There is not a movie in recent memory as uncomfortable to watch as 12 Years a Slave, but there are also not many as powerful. Director Steve McQueen does a masterful job showing this heartbreaking true story of Soloman Northup and unabashedly presents the harsh realities of what it is to be a slave.
Chiwetel Ejiofor delivers an unforgettable performance as Soloman, a free African American, who is deceived, kidnapped, and sold into slavery. The slow transformation of Soloman from unwilling prisoner to obedient slave is remarkable, but through this transformation, he never loses his soul and what it is to live. He is passed along to numerous slave owners and learns what it is like to have your freedom and, most importantly, your humanity and dignity taken away from you. Ejiofor’s presence on screen is one of suffering. His face reads of someone in despair, but inside he is strong, which is one of the eventual reasons he is able to prevail through this ordeal.
There is a swift devastation that enhances the horror of 12 Years a Slave and adds to its realism. Tragedy happens in the blink of an eye. Each turn is waited on baited breath. One moment, things may be fine, but you do not know what that next moment brings and sometimes the truly horrible is waiting around the corner, which we see time and time again in this film.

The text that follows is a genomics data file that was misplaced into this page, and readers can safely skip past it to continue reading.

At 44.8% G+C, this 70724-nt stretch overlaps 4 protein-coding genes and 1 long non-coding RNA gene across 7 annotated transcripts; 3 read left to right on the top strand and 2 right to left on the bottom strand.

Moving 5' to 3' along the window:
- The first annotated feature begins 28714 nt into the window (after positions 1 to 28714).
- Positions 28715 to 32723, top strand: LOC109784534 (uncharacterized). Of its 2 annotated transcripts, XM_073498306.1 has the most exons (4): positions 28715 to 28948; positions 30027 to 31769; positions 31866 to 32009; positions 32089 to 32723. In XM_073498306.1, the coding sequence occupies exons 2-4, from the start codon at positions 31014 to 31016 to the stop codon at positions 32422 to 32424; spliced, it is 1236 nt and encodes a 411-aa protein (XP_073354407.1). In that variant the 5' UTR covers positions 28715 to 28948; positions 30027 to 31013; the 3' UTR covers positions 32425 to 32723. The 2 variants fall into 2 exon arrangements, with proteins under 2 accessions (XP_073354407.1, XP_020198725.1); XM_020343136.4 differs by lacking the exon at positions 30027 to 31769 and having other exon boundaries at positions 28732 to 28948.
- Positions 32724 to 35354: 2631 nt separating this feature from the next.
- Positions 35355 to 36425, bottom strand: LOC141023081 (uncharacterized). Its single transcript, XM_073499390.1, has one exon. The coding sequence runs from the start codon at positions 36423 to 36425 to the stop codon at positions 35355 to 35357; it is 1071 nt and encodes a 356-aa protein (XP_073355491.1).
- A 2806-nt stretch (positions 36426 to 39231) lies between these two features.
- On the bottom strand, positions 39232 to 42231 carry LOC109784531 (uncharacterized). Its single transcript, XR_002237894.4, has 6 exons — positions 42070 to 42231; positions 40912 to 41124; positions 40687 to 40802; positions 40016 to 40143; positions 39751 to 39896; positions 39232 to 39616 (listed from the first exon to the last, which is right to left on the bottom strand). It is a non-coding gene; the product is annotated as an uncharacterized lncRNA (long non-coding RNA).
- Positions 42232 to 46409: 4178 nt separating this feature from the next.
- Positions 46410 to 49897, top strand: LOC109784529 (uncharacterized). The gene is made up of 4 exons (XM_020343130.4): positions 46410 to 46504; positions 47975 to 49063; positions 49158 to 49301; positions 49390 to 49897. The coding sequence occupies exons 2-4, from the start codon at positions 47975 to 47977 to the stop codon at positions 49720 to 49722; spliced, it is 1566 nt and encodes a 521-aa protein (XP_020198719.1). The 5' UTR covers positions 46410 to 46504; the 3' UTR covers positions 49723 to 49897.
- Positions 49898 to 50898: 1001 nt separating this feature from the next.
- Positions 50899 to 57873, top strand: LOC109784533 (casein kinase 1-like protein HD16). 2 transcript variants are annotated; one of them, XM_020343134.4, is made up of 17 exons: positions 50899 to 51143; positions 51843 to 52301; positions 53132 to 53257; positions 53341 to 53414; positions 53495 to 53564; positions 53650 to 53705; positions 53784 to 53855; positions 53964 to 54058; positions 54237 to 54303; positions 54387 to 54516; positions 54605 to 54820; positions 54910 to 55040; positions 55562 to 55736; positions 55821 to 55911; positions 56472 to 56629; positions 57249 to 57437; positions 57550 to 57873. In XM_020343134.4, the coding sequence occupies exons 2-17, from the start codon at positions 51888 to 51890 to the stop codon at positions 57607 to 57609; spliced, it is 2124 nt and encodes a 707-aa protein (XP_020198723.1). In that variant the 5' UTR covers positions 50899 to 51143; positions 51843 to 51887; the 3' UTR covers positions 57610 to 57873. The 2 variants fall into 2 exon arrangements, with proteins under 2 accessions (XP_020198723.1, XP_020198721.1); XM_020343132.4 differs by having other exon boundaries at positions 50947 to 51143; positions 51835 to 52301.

12 Years a Slave is the story of Soloman Northup, but what sets this film above most slave depictions is how it handles society and the slave owners. Benedict Cumberbatch plays Ford, an honest and fair slave owner; one who understands the times and understands humanity. His portrayal comes as a shock at first, as you expect him to be tyrannical and brutal, like slave owners are usually depicted. Instead, he is seen listening to Soloman’s ideas and shaking his hand. But compare Ford to Michael Fassbender’s Epps and you see the difference in humanity. Fassbender ‘s performance is brilliant – horrifically and despicably brilliant – but one that will most likely see him get an Oscar nomination for Best Supporting Actor. He takes you to a place you do not want to see. One so dark and full of terror, it is hard to understand how a human being can act so egregiously to a fellow “human being.”
This dichotomy of character can be attributed to the beautiful writing of John Ridley, who is able to capture so many nuanced emotions and McQueen brings out these emotions with grace and precision and makes the emotion feel so real that, at times, you want to turn away, which is only a commendable compliment to the directing of McQueen.
All in all, 12 Years a Slave is a powerful and emotional juggernaut, one that is wrought with fear and tension. Steve McQueen squeezes out every ounce of emotion from Ejiofor, who is a lock for an Oscar nomination, and is able to tell this tragic story with the ease of a refined director. It will bring you to tears, and uplift your soul. And after you see it, you will never forget it.